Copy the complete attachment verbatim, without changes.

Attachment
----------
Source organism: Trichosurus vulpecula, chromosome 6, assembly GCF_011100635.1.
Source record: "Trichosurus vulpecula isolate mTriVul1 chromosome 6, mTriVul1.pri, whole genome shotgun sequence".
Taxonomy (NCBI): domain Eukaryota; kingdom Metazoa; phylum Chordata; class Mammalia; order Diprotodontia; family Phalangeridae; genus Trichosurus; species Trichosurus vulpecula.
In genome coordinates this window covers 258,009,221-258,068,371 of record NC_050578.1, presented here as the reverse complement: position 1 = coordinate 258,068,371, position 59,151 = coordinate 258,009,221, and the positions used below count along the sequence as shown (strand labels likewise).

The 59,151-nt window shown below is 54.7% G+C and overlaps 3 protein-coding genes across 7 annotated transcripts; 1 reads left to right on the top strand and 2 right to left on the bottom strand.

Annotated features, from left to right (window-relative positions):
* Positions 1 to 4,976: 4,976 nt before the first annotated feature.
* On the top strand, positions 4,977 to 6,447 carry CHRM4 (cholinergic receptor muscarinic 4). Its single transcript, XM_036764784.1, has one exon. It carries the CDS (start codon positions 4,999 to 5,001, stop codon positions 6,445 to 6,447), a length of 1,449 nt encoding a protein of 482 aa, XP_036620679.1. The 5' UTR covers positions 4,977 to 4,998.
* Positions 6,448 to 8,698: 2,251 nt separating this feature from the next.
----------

Source organism: Trichosurus vulpecula, chromosome 6, assembly GCF_011100635.1.
Source record: "Trichosurus vulpecula isolate mTriVul1 chromosome 6, mTriVul1.pri, whole genome shotgun sequence".
Taxonomy (NCBI): domain Eukaryota; kingdom Metazoa; phylum Chordata; class Mammalia; order Diprotodontia; family Phalangeridae; genus Trichosurus; species Trichosurus vulpecula.
In genome coordinates this window covers 258,009,221-258,068,371 of record NC_050578.1, presented here as the reverse complement: position 1 = coordinate 258,068,371, position 59,151 = coordinate 258,009,221, and the positions used below count along the sequence as shown (strand labels likewise).

The 59,151-nt window shown below is 54.7% G+C and overlaps 3 protein-coding genes across 7 annotated transcripts; 1 reads left to right on the top strand and 2 right to left on the bottom strand.

Annotated features, from left to right (window-relative positions):
* Positions 1 to 4,976: 4,976 nt before the first annotated feature.
* On the top strand, positions 4,977 to 6,447 carry CHRM4 (cholinergic receptor muscarinic 4). Its single transcript, XM_036764784.1, has one exon. It carries the CDS (start codon positions 4,999 to 5,001, stop codon positions 6,445 to 6,447), a length of 1,449 nt encoding a protein of 482 aa, XP_036620679.1. The 5' UTR covers positions 4,977 to 4,998.
* Positions 6,448 to 8,698: 2,251 nt separating this feature from the next.